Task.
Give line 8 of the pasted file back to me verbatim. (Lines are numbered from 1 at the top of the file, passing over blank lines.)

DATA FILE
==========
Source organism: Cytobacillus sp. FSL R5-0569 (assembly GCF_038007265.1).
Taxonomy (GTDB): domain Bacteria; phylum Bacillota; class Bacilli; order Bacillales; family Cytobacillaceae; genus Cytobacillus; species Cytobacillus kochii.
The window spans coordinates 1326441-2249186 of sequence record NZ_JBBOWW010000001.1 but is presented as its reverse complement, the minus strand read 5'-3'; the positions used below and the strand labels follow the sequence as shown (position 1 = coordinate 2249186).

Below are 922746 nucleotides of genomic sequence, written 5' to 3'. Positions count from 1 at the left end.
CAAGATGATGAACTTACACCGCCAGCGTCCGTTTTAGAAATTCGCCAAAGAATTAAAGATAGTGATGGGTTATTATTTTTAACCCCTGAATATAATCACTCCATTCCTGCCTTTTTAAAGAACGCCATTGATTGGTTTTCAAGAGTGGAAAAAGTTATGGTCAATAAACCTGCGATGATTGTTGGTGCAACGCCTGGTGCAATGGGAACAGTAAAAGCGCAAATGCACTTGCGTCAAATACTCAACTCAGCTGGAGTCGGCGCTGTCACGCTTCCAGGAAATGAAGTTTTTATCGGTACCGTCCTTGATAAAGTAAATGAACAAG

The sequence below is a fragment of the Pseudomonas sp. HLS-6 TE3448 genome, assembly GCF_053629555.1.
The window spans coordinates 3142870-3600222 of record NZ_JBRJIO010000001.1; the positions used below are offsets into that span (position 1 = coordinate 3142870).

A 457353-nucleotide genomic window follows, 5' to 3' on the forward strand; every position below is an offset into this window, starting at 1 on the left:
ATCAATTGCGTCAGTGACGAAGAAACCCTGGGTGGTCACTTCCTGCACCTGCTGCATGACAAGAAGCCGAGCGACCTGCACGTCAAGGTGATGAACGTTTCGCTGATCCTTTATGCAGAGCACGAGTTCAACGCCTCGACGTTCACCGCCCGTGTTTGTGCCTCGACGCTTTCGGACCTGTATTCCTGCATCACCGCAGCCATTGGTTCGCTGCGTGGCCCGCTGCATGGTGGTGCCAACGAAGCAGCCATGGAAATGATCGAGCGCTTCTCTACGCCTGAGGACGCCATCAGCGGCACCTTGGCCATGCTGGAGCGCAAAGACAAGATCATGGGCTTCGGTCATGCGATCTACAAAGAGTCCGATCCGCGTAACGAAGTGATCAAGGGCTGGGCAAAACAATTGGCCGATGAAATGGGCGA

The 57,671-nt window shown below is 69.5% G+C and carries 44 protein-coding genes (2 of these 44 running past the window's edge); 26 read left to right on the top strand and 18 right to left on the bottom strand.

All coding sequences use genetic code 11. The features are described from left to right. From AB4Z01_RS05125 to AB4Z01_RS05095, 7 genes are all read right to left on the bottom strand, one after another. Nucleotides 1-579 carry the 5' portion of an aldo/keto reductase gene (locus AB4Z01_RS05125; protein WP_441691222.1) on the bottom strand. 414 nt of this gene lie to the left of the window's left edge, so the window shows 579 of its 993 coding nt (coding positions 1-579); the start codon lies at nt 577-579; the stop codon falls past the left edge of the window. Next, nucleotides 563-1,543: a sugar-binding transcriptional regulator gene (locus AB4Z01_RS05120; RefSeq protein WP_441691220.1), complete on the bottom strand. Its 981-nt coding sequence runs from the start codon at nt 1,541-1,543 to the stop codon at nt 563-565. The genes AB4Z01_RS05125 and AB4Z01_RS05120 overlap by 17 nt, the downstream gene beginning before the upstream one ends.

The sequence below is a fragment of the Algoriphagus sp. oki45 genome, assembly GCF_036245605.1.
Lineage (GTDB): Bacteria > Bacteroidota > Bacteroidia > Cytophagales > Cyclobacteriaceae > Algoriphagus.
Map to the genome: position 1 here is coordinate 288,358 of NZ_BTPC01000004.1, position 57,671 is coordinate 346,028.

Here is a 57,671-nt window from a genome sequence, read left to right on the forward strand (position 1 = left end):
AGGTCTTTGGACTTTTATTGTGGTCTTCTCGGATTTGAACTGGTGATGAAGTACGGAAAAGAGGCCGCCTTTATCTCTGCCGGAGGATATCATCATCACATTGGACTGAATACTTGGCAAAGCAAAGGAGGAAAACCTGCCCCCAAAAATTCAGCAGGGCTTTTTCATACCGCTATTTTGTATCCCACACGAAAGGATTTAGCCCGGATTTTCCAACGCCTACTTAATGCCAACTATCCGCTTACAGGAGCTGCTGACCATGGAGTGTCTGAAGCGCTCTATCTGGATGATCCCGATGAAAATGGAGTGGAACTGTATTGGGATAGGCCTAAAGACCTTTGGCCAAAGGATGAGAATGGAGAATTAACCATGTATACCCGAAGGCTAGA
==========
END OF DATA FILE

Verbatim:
A 457353-nucleotide genomic window follows, 5' to 3' on the forward strand; every position below is an offset into this window, starting at 1 on the left: